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Whether you’re a long-time homeschooler or doing it for the first time this year, setting up a homeschool learning space can make a big difference in your child’s productivity. Here are a few ideas for setting up your space.

1. Be creative

Your homeschool learning space doesn’t have to be in the office or look like a classroom if you don’t want it to. All you really need is a work area with a flat surface, good lighting, some storage space, and comfortable seating. An ideal location will be somewhere a parent or home teacher can easily access for questions when they are not actively involved in the student’s work. It is also best to keep this area out of your child’s bedroom to keep that space relaxing for them when they need to take a break.

Spend some time browsing the internet if you want ideas for decorating your space. It might be helpful to have a calendar or a to-do list on the wall to keep track of daily and weekly tasks. You might consider a reusable whiteboard where your child can take notes or work out problems. If your child is stressed about homeschool, plug in an essential oil diffuser or turn on relaxing piano music nearby to help relax them. Ultimately, design the space to fit the needs of you and your child.

 

2. Think about how your child learns.

How your child learns will affect how you design your homeschool learning space. If they are prone to moving around a lot, think about using a large exercise ball as a chair. If they need silence while they study and do their homework, make sure it’s in a location away from frequently used parts of the home like the kitchen and living room. If your child likes to take notes or doodle while listening to lectures, have notepads and pens nearby. You know your child better than anyone, so design a space that works best for them.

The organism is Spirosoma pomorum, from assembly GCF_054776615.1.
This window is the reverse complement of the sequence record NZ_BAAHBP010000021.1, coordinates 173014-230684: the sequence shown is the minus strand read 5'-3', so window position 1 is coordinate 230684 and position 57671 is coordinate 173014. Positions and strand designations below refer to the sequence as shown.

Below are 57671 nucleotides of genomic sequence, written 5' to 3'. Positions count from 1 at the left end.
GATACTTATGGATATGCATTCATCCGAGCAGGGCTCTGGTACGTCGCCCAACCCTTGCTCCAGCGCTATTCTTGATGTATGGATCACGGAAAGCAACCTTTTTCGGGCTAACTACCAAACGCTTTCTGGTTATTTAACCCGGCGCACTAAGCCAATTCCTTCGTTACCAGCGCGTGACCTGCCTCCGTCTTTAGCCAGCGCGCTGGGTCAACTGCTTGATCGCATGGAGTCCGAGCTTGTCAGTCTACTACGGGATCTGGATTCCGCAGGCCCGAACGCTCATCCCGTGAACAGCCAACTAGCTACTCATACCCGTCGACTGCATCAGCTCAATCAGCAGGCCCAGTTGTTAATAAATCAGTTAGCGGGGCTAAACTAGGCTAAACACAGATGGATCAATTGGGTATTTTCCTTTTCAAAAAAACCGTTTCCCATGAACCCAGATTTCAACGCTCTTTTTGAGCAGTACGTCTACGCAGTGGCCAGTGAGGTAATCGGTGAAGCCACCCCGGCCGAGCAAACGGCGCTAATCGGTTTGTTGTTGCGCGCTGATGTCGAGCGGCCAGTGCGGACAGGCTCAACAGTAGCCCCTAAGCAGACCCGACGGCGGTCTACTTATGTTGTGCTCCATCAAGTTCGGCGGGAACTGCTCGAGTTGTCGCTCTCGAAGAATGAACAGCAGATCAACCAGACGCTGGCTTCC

3. Don’t be limited to just the “classroom.”

Even though you want a designated homeschool learning space for the majority of your child’s work, don’t feel like they can’t learn or do schoolwork outside of it. Move science lessons into the kitchen to show them what happens when you mix baking soda and vinegar or teach history while watching a documentary in the living room as a family. World experiences and lifelong learning happen outside of a classroom, so it’s important to give them those experiences when you can. Plus, it will vary their routine and make school much more enjoyable.

HomeschoolFacts.com has a complete list of support groups to help support you in your homeschooling endeavors and connect with homeschoolers near you.   You can search the list of support groups here: https://www.homeschoolfacts.com/homeschool-support-groups.html